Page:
TAMPA, Fla. - A new coronavirus vaccine could be ready soon, and for those who thought about waiting to get it, companies may soon require it for certain activities.
International air travel could come booming back next year but with a new rule: Travelers to certain countries must be vaccinated against the coronavirus before they can fly.
Encouraging news about vaccine development has given airlines and nations hope they may soon be able to revive suspended flight routes and dust off lucrative tourism plans. But countries in Asia and the Pacific, in particular, are determined not to let their hard-won gains against the virus evaporate.
In Australia, the boss of Qantas, the country’s largest airline, said that once a virus vaccine becomes widely available, his carrier will likely require passengers use it before they can travel abroad or land in Australia.
Qantas Chief Executive Alan Joyce said he’s been talking to his counterparts at other airlines around the world about the possibility of a “vaccination passport” for international travelers.
“We are looking at changing our terms and conditions to say for international travelers, that we will ask people to have the vaccination before they get on the aircraft,” Joyce told Australia’s Network Nine television.
South Korea’s largest airline has a similar message. Jill Chung, a spokesperson for Korean Air, said Tuesday there’s a real possibility that airlines will require that passengers be vaccinated. She said that’s because governments are likely to require vaccinations as a condition for lifting quarantine requirements for new arrivals.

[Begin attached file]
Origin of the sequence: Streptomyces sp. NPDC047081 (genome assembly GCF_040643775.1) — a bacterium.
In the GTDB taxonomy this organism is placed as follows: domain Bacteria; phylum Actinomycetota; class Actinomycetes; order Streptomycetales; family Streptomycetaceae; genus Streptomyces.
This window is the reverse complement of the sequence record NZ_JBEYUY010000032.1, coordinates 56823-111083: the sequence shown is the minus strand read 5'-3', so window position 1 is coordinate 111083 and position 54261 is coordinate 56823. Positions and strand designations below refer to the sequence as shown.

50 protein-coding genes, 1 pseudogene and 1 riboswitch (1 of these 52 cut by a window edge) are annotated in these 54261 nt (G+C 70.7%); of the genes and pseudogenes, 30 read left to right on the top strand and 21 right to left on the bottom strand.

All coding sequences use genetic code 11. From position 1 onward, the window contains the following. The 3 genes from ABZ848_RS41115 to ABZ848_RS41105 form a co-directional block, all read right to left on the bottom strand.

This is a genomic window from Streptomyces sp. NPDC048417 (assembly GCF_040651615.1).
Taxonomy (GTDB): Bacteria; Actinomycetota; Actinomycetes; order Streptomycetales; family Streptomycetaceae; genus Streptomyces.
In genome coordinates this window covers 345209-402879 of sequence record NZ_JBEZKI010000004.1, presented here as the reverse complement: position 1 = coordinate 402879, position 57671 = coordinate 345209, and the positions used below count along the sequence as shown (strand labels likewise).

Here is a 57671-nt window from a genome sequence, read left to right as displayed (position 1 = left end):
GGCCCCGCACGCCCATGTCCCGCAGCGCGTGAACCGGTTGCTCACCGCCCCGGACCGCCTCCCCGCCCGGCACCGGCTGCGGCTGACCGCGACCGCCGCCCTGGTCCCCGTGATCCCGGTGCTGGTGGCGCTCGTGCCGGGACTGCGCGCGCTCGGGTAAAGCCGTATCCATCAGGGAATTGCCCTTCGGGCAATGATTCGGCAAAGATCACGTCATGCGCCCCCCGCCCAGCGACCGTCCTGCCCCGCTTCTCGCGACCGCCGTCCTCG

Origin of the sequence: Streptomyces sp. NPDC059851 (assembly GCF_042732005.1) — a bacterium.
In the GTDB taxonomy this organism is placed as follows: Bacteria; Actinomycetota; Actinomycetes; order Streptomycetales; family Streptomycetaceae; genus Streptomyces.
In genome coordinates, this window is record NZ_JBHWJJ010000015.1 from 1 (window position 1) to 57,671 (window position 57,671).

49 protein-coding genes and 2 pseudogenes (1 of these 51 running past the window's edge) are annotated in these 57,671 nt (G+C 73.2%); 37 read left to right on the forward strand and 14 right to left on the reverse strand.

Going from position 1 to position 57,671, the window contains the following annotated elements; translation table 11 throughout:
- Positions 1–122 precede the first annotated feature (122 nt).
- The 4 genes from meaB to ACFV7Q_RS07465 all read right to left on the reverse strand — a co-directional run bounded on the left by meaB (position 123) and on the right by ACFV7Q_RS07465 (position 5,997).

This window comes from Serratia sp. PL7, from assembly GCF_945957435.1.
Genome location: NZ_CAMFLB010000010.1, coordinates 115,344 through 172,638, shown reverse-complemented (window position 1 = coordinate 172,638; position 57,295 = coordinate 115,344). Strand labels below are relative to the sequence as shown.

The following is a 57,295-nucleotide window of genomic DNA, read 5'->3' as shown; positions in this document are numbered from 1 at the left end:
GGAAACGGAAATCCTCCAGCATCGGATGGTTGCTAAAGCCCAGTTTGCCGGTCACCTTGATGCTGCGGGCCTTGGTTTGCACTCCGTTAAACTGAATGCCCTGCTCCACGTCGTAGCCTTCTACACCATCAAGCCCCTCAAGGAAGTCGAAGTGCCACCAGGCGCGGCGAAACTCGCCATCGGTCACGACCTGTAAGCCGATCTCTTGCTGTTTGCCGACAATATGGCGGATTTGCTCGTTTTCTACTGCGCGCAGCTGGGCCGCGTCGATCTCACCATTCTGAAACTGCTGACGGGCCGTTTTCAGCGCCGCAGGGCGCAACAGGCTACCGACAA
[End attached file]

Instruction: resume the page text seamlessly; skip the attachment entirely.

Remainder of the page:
Air New Zealand echoed Chung’s position.
“Ultimately, it’s up to governments to determine when and how it is safe to reopen borders and we continue to work closely with authorities on this,” Air New Zealand said in a statement.
Attorneys have said people don't have a constitutional right to fly on a plane. Airlines are private companies that set their own requirements for customers.
Visiting a theme park may also carry the same requirement.
“We’ve already seen it, where companies are allowed to refuse and entry if you don’t wear a mask, they can make that decision on their own,” Attorney Whitney Boan told FOX 35.
While businesses may put vaccine requirements in place, legal experts say it's unlikely there will be a government mandate.
Earlier this month, Governor Ron DeSantis said Florida will make vaccines available to residents, but wouldn't mandate them.
“It’s more difficult for the government to justify a broad measure like that, whereas with private businesses or schools, the courts are more deferential to the requirements,” said Attorney Larry Walters.
Attorneys said they expect legal battles over mandatory vaccines in the coming months.
The Associated Press contributed to this report.